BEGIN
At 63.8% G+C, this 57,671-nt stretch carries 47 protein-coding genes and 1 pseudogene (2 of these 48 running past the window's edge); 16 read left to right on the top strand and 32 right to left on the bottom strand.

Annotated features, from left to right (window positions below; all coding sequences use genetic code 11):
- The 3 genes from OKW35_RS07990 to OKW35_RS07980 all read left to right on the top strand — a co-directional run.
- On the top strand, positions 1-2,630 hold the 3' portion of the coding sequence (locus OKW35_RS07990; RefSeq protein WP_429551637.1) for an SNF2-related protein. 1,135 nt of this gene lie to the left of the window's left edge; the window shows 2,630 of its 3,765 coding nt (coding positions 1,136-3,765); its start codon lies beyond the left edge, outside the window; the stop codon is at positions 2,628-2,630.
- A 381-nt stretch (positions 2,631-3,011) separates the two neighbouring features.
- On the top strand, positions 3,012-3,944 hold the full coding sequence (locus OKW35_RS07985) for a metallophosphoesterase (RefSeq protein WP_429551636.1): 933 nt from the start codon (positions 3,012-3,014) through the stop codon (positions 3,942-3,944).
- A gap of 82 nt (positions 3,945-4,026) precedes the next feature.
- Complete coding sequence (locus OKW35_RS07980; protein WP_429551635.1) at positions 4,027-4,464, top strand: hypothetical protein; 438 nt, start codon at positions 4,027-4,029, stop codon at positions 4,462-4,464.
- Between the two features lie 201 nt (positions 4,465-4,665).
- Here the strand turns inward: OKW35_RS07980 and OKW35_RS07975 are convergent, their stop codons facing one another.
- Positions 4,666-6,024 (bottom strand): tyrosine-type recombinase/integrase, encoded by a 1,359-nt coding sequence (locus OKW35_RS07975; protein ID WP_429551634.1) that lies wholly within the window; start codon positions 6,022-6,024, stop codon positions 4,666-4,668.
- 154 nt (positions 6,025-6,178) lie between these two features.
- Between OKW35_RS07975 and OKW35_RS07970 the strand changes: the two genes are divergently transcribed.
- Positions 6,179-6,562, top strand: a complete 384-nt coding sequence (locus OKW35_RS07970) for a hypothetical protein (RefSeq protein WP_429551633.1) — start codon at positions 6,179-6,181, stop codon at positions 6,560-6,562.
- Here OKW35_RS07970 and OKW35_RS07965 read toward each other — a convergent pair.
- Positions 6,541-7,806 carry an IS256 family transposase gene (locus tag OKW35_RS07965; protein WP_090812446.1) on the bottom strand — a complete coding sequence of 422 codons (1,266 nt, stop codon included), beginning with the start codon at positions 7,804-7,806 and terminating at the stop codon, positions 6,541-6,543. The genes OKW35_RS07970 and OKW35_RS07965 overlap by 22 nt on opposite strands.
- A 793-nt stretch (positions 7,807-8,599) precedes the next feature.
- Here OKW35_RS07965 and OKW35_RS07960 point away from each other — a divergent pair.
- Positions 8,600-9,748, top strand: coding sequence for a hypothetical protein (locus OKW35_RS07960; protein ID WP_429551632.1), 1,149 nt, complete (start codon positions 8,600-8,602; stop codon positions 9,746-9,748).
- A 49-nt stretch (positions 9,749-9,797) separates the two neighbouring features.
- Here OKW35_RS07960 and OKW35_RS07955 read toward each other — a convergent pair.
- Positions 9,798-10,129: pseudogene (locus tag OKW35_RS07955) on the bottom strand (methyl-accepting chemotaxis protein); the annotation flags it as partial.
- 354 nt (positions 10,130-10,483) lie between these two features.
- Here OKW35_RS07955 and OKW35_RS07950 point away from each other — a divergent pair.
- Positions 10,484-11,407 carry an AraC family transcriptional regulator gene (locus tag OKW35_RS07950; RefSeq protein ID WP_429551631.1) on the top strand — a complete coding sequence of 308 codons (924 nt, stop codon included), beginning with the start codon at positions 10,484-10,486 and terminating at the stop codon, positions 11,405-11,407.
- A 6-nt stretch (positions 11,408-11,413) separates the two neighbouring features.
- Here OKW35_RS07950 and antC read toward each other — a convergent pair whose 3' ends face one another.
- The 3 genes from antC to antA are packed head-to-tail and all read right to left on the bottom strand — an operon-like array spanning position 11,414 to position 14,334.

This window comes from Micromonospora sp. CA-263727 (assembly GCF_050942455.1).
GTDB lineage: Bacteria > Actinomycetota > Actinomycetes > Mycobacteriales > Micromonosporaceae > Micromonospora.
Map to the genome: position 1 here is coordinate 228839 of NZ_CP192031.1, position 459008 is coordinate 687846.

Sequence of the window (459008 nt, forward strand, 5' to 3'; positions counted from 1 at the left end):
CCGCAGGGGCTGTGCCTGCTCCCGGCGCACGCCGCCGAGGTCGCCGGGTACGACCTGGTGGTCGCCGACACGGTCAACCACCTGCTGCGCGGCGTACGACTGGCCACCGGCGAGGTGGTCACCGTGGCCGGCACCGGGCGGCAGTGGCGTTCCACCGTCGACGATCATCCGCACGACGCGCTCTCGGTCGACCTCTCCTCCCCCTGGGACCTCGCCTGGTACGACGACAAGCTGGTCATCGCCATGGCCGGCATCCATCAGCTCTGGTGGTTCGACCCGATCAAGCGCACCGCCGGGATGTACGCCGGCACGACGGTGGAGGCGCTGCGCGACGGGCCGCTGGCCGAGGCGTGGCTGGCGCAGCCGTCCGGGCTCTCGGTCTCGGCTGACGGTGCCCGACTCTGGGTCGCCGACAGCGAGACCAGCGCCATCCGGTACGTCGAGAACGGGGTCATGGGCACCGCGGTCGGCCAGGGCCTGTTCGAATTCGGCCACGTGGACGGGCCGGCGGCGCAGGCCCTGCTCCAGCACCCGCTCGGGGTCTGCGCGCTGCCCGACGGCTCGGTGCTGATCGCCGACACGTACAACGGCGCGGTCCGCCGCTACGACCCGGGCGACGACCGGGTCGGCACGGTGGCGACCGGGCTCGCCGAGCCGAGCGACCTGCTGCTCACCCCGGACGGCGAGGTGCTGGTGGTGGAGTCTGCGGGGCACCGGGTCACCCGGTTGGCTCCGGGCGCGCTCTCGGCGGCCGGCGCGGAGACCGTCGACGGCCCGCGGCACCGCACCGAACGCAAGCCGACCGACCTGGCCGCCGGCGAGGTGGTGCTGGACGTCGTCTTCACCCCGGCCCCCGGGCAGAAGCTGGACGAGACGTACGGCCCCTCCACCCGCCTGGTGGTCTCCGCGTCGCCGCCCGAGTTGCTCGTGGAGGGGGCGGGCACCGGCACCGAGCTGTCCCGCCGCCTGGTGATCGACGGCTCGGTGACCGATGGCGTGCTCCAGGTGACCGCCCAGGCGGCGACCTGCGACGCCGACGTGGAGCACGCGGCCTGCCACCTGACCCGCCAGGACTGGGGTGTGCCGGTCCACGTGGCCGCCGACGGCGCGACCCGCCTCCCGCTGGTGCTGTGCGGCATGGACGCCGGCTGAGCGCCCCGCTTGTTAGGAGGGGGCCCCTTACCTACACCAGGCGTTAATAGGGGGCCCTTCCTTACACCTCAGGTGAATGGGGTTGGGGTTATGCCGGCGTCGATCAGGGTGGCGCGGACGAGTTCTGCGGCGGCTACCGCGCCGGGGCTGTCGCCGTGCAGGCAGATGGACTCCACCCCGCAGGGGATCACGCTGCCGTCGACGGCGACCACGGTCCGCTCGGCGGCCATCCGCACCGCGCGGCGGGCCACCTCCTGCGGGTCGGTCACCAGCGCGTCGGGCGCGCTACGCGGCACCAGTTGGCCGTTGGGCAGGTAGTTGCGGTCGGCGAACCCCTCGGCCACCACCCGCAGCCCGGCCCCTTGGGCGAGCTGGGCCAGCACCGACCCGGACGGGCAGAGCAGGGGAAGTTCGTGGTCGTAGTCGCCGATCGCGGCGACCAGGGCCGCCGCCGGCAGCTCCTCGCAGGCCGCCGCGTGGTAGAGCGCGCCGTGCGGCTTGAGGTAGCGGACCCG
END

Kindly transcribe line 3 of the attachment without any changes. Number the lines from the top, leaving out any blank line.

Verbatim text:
- The 3 genes from OKW35_RS07990 to OKW35_RS07980 all read left to right on the top strand — a co-directional run.